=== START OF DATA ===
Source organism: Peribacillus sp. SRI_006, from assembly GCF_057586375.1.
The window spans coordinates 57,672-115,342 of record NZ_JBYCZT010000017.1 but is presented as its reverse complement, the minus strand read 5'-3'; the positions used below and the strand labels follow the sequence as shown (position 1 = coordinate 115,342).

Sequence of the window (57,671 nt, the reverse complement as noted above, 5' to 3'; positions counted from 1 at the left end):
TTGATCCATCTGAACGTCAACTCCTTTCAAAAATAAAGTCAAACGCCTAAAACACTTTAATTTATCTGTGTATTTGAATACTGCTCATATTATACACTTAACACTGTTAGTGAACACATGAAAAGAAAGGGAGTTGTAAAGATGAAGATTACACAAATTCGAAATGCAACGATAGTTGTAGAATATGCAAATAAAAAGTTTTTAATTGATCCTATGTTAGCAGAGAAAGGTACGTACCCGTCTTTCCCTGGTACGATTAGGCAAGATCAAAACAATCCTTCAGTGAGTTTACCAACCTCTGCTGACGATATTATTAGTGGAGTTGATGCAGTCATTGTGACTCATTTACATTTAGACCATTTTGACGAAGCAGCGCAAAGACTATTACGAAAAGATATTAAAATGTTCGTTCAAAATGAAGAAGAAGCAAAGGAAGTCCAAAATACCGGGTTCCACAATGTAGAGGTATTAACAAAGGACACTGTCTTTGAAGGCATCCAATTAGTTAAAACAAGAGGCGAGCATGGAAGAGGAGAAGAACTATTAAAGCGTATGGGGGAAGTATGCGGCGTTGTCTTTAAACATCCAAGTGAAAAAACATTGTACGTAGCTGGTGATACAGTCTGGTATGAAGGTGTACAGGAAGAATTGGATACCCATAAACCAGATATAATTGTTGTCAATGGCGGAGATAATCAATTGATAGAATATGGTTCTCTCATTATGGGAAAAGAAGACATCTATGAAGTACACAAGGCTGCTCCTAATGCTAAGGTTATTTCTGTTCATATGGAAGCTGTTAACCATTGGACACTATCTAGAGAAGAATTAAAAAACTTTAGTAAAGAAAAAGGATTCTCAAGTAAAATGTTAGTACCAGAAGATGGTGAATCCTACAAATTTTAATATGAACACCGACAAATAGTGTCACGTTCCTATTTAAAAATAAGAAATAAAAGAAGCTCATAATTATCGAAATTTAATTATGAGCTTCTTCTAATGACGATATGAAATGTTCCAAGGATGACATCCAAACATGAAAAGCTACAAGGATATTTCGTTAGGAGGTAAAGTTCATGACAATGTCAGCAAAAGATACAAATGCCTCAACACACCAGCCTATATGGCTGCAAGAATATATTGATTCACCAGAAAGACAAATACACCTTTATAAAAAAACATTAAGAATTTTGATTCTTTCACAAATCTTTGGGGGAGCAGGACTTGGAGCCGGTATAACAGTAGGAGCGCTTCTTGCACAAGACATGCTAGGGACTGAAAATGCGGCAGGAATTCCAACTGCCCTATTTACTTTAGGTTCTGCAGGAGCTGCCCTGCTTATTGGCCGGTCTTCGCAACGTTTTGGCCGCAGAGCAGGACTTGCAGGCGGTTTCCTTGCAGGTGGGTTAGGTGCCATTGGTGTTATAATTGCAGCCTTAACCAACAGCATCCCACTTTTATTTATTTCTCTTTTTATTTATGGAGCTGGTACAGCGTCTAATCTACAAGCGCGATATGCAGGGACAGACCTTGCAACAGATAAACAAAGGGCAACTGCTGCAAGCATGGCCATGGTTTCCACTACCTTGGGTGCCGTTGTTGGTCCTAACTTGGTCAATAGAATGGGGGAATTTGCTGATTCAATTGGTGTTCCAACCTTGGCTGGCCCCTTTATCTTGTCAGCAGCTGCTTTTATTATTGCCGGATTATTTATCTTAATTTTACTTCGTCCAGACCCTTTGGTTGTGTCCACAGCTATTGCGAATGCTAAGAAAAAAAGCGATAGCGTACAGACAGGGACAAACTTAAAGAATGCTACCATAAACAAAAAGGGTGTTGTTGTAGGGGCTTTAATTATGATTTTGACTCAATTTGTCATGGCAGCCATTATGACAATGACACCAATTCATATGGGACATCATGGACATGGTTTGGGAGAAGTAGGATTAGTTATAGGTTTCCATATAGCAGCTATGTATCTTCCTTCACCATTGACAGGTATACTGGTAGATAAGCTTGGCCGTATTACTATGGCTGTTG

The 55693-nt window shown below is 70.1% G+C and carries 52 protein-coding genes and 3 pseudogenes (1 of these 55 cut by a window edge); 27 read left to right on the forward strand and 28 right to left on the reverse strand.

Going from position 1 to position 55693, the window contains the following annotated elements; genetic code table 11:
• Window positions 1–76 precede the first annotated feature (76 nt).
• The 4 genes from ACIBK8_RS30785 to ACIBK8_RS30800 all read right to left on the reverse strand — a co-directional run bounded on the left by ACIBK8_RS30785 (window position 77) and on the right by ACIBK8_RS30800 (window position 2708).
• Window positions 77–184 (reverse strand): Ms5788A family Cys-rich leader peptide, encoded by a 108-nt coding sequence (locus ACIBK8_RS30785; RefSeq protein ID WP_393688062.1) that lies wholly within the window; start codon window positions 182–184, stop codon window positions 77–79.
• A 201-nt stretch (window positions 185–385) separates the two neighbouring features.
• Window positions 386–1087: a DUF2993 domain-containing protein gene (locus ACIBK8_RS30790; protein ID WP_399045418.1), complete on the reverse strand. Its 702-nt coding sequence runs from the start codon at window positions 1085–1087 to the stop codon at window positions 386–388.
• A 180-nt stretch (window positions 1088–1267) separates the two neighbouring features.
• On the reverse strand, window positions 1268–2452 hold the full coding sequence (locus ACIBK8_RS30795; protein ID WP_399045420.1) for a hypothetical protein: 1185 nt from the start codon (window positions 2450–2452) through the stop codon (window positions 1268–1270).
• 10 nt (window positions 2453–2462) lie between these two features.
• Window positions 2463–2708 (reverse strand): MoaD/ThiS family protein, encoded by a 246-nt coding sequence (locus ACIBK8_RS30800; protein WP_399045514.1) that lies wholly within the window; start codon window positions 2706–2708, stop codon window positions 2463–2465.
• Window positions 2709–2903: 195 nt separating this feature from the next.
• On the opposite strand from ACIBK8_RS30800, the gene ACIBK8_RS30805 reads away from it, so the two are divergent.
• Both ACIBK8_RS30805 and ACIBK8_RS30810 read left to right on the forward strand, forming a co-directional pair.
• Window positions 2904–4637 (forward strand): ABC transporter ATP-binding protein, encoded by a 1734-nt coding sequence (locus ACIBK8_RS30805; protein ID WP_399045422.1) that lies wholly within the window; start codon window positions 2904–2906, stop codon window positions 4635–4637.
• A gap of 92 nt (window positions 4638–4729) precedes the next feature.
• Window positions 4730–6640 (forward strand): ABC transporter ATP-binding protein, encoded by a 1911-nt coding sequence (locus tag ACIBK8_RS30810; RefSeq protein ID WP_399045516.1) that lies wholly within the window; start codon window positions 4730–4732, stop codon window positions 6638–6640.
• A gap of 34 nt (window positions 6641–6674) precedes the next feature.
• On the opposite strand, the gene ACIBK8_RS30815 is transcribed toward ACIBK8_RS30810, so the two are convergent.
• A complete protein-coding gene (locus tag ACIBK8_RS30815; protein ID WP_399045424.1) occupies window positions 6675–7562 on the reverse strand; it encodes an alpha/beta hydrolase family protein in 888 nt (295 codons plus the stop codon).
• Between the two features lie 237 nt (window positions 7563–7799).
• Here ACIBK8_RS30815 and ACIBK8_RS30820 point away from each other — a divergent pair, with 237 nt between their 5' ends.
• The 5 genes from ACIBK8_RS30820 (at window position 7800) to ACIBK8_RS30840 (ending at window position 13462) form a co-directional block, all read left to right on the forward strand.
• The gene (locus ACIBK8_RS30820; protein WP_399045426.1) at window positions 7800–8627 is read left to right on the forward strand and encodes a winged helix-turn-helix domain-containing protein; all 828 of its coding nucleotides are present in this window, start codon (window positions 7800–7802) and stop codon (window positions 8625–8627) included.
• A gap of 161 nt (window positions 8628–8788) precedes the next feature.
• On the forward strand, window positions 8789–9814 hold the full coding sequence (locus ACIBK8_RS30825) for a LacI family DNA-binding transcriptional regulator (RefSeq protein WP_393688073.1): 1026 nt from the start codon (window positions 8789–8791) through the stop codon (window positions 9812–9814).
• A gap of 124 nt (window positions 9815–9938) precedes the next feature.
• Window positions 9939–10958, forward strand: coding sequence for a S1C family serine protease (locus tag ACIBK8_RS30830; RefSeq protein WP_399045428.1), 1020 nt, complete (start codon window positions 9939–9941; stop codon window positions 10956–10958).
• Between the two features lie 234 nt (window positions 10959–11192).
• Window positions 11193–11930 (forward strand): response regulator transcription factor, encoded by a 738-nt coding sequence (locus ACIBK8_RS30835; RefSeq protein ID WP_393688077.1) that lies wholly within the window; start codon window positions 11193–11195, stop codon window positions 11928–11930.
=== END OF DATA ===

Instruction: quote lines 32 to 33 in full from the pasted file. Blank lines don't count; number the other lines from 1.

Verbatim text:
• Window positions 9939–10958, forward strand: coding sequence for a S1C family serine protease (locus tag ACIBK8_RS30830; RefSeq protein WP_399045428.1), 1020 nt, complete (start codon window positions 9939–9941; stop codon window positions 10956–10958).
• Between the two features lie 234 nt (window positions 10959–11192).